A Michigan lawyer seeking referral fees from a $10 million auto accident case properly obtained fees for one client at trial and can try to show he had an attorney-client relationship with a second crash victim, after the Michigan Supreme Court clarified such a relationship is required.
At the new trial, the burden will be on the firm opposing the fee sharing to present evidence that an attorney-client relationship for purposes of referral wasn’t established, even indirectly, while the second victim was in a coma, the high court said Tuesday.
There was no evidence that two other accident victims in the case consulted with the referring attorney, Jeffrey Sherbow, before they signed on with Fieger & Fieger PC, Justice David F. Viviano said for the court. So the jury’s verdict denying Sherbow a 20% portion of their fees was proper, he said.
Sherbow, who practices in Sylvan Lake, Mich., provided legal services to Charles Rice on nonprofit issues, according to the court. Rice and three others were in a car accident that killed Rice and injured the others. The survivors and Rice’s estate pursued the accident case with the Fieger firm, which resulted in a $10.2 million verdict. Fieger and Fieger received a $3.4 million contingency fee.
But how the accident plaintiffs got to the Feiger firm was at issue here. After the underlying suit concluded, Sherbow sued the Fieger firm over a fee-sharing referral agreement between them.
A jury determined that only Rice’s son, on behalf of the estate, was a client of Sherbow, and awarded Sherbow about $93,000 of the fees.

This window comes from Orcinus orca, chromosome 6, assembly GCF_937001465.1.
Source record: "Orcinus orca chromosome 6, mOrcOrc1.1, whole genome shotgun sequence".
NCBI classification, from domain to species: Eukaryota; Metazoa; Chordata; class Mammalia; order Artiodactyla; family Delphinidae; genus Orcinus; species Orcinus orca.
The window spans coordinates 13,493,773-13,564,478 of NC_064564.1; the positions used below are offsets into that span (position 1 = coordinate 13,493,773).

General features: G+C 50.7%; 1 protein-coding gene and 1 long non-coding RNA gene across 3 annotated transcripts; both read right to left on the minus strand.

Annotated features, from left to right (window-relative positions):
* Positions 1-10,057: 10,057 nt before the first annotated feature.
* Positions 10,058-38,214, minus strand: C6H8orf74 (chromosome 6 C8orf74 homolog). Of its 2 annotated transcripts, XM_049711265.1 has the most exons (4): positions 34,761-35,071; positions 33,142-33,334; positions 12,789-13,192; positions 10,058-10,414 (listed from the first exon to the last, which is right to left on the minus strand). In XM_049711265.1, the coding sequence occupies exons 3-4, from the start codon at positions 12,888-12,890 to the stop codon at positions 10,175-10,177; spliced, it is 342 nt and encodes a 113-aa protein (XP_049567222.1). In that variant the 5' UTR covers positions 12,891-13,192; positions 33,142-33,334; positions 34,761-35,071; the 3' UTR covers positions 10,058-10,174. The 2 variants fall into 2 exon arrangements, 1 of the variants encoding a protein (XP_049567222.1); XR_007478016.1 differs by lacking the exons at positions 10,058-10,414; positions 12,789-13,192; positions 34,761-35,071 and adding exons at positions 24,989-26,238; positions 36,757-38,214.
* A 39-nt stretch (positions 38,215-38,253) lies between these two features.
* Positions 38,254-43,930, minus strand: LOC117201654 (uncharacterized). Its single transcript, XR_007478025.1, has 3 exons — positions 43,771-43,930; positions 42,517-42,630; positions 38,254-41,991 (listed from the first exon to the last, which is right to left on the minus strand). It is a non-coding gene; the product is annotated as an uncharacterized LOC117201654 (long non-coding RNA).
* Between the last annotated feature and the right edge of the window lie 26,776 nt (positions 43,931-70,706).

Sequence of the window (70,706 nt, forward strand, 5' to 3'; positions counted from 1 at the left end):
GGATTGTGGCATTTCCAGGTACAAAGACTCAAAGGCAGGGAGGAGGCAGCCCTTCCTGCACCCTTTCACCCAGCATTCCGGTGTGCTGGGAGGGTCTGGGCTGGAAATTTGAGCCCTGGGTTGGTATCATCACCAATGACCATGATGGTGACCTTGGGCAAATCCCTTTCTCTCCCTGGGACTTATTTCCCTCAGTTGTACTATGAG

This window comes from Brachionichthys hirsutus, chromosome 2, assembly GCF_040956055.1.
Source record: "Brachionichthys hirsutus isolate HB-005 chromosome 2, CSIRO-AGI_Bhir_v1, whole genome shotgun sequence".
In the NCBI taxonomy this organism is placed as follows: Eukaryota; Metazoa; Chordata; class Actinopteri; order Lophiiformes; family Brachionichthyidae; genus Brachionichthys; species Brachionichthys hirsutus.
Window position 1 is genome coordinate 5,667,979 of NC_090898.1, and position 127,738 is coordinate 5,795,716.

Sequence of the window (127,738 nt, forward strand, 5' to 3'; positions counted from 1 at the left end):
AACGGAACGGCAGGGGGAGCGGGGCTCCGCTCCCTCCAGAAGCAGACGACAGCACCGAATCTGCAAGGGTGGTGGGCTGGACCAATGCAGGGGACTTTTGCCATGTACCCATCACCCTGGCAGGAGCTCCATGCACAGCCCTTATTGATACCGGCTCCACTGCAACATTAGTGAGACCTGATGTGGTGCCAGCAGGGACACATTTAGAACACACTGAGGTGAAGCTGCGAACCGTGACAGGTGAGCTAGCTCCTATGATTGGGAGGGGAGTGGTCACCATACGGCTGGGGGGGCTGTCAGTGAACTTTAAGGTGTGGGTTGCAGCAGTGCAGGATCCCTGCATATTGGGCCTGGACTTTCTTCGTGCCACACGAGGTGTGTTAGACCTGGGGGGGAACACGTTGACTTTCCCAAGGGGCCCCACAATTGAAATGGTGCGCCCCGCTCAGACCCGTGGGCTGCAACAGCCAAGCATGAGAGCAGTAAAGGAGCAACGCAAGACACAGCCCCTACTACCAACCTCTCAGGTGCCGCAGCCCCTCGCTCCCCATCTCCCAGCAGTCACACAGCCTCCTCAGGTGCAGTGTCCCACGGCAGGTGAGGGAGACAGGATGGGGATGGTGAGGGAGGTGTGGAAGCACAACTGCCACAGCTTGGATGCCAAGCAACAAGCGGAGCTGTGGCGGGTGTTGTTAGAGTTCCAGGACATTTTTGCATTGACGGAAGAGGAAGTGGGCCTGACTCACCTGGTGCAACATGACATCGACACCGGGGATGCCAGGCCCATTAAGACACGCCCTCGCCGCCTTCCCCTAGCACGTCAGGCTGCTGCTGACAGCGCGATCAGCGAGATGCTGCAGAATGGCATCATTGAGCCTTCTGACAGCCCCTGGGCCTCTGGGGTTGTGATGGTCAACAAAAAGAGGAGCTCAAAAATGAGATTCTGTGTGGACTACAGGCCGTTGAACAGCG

The Michigan Supreme Court said that Michigan professional conduct rules require an attorney-client relationship, “which does not need to extend any further than the referral,” with the person being referred.
And that relationship involves “some direct or indirect consultation,” the court said. “This is not a radical concept or requirement but a pure fact of life for consumers of goods and services.”
The Fieger firm’s opposition to the referral contract was an affirmative defense that the contract violated public policy, putting it in the position of having to produce evidence of no attorney-client relationship between the accident parties and Sherbow, the court said.
The verdict could be different only for one person, Rice’s partner, who was in a coma, the court said. She was also the mother of Rice’s son, and the son may have acted as her agent in engaging Sherbow for referral advice—a matter to be determined at a new trial.
Fieger & Fieger, now called Fieger Law, was represented by itself and Bendure & Thomas. Gregory M. Janks, who practices in Bloomfield Township, Mich., and James G. Gross, who practices in Detroit, represented Sherbow.
The case is Law Offices of Jeffrey Sherbow, PC v. Fieger & Fieger, PC, 2021 BL 215626, Mich., No. 159450, 6/9/21.